Mass. SJC Says Police Can Make Drugged Driving Arrest Based on Observations

January 17, 2019

The Massachusetts Supreme Court has ruled that a state police officer was justified in arresting a suspect for driving under the influence of marijuana based on the officer’s observations of the driver’s demeanor, physical appearance and behavior.

The case – Commonwealth vs. Mark J. Davis – comes after Major Daniel Risteen stopped defendant Davis for speeding and driving erratically on the Massachusetts Turnpike one afternoon in July 2015.

Davis, driving a gray Infiniti sedan, drove past Risteen at between seventy and eighty miles per hour and followed “dangerously close” to two other vehicles, according to the opinion document. Davis also failed to slow down at the toll booths, and he was driving seventy miles per hour in a zone with a posted speed limit of thirty miles per hour.

Risteen stopped the vehicle immediately after it had passed through the toll booths, and Davis, who had been driving in the left-hand lane, stopped on the left-hand side of the egress.

There were two passengers in the vehicle in addition to Davis. After Risteen approached the driver’s side door and asked Davis for his license and registration, he detected a strong odor of burnt marijuana and an odor of fresh marijuana coming from within the vehicle, as well as the smell of burnt marijuana on Davis, according to the opinion document.

During this initial interaction, Risteen also noticed Davis’ eyes were “red, glassy, and droopy,” he was “fighting with the eyebrows, trying to keep his eyes open,” and “his speech was slow and lethargic.” Davis admitted to smoking marijuana “a couple of hours ago.”

Risteen noted both passengers also appeared to have smoked marijuana and thought they “looked high.” They smelled of marijuana, and they had trouble staying awake during the interaction, according to the opinion document. The passengers both said they had been smoking marijuana earlier that day.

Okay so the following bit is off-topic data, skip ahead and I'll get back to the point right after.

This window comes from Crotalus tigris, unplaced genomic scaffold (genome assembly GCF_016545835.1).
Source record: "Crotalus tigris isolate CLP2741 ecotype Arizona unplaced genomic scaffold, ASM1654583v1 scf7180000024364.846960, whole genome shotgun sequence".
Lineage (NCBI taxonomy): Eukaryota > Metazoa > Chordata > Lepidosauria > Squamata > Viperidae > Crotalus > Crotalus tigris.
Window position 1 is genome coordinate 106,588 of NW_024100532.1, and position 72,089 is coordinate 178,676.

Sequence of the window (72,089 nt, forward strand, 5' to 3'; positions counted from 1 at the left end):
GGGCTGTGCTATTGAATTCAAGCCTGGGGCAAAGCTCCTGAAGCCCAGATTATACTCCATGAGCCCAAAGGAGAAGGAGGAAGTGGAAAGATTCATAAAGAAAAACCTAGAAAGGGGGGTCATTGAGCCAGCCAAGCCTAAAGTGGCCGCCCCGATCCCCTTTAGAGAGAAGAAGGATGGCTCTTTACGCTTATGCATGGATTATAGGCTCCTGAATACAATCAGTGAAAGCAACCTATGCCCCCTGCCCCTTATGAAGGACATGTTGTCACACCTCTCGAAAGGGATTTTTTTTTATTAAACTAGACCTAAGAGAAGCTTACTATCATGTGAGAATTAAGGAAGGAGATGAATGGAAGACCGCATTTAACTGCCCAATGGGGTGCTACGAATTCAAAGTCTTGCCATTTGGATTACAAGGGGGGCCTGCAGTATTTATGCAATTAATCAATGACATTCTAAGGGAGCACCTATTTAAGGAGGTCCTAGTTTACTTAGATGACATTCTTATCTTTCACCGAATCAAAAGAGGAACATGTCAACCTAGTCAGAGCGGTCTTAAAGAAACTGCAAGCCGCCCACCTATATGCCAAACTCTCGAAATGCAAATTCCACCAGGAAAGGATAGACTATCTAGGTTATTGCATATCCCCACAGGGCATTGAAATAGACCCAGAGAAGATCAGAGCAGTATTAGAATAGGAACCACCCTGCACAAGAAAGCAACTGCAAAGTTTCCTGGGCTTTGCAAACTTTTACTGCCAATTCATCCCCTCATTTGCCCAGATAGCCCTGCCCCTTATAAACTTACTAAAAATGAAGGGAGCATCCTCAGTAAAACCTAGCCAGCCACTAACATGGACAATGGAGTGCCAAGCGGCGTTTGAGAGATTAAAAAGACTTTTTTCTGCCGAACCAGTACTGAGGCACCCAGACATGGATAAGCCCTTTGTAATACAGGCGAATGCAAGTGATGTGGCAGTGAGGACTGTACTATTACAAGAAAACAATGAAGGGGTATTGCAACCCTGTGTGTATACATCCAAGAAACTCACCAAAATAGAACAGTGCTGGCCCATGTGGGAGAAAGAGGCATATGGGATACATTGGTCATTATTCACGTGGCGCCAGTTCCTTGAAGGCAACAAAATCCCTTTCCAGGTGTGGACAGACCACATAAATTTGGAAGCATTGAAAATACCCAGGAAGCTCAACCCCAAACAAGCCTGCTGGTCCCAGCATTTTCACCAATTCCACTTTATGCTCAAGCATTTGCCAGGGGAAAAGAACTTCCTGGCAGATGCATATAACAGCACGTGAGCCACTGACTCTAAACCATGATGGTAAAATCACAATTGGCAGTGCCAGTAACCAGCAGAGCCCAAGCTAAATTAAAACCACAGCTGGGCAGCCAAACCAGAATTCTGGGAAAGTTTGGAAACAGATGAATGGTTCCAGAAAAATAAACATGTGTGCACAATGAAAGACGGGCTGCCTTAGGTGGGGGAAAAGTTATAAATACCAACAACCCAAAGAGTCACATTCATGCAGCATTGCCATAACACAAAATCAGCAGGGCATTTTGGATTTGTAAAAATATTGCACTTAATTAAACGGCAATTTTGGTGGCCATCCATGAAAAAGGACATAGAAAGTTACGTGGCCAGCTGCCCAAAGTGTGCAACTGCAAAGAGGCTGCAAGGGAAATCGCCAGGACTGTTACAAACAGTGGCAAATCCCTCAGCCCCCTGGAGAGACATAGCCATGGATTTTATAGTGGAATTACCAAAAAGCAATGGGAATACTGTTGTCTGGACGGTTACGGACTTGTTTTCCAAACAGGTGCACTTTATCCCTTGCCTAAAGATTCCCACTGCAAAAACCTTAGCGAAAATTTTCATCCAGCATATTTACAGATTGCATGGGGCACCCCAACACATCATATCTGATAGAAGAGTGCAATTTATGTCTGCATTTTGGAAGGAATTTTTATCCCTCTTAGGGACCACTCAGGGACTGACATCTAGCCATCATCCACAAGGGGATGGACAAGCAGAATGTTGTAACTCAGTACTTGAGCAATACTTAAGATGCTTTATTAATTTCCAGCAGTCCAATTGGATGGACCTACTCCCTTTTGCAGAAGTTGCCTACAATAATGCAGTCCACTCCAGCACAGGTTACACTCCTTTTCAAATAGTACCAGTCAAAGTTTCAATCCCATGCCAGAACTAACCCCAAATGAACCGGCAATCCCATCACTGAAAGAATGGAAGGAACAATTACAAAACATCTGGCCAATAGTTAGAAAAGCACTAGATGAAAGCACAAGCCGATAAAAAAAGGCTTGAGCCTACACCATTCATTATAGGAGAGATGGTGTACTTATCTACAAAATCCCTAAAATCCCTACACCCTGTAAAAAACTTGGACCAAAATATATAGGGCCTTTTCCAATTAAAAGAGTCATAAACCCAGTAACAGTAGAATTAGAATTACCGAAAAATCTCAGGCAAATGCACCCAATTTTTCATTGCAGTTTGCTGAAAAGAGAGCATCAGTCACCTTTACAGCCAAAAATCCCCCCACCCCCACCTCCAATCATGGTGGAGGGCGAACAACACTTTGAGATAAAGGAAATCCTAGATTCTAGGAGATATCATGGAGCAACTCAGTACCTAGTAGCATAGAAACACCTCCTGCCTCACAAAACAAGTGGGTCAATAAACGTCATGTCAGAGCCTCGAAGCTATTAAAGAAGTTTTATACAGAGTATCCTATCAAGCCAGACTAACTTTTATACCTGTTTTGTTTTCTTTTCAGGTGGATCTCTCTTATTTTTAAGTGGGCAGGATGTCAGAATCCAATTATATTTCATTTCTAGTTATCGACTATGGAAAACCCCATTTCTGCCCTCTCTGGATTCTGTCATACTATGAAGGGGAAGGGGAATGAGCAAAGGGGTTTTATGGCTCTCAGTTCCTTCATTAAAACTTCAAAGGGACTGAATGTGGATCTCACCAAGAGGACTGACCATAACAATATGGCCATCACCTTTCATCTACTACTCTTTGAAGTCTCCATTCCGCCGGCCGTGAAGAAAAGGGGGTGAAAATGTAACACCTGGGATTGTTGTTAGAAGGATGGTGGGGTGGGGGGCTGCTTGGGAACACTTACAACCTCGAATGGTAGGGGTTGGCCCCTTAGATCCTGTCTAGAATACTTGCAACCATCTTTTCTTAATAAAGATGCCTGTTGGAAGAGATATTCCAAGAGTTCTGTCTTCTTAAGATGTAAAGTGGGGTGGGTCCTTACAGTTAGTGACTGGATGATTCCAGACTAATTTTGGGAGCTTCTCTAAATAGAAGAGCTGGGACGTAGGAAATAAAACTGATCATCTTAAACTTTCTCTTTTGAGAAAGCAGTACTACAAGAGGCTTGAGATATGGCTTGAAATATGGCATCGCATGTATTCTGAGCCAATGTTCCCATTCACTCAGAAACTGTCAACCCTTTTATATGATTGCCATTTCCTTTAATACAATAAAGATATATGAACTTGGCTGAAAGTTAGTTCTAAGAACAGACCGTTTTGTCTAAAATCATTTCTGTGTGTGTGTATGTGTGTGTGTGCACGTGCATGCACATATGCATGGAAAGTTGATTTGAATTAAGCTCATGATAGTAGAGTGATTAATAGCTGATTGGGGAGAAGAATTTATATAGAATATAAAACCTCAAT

Risteen placed Davis under arrest for operating a motor vehicle while under the influence of marijuana.

After he was arrested and placed in the police cruiser, Davis asked if one of his passengers could drive his vehicle, but as Risteen believed “neither one of them could drive, they were both high,” he instead had the vehicle impounded and called a tow truck to remove it from the turnpike.

Prior to the tow, an inventory search of the car was carried out by searching the trunk. There, a loaded handgun, ammunition and three bags of marijuana were found sealed inside a plastic food container with a tight-fitting lid. Risteen decided to conduct a further search of the car at the state police barracks, because the sedan was stopped in a spot that was causing traffic to back up at the tolls.

After the tow truck delivered Davis’ vehicle to the state police barracks, Risteen requested a drug dog to search the vehicle. The dog alerted to the glove compartment, for which Risteen obtained the key and found eleven oxycodone pills and two plastic bags containing cocaine.

After his arrest, Davis moved to suppress the evidence seized from his automobile. A Boston Municipal Court judge denied this motion, finding the police had probable cause to arrest him for operating a motor vehicle while under the influence of marijuana and the search of the vehicle was justified as an inventory search.

A jury acquitted Davis of all charges except unlawful possession of the drugs found within the locked glove compartment, and he appealed to the Appeals Court. The Supreme Judicial Court then took on the case.

On appeal, Davis argued that police did not have probable cause to arrest him for operating a motor vehicle while under the influence of marijuana, and the search of his automobile was not a lawful inventory search or justified by any other recognized exception to the warrant requirement.

A warrantless arrest is lawful under the Fourth Amendment to the United States Constitution and article 14 of the Declaration of Rights if it is supported by probable cause.

In Davis’ view, the facts known at the time of his arrest gave rise only to a suspicion that he had consumed marijuana prior to the traffic stop, and without evidence of impairment, there was no crime, just the civil infractions of speeding and tailgating.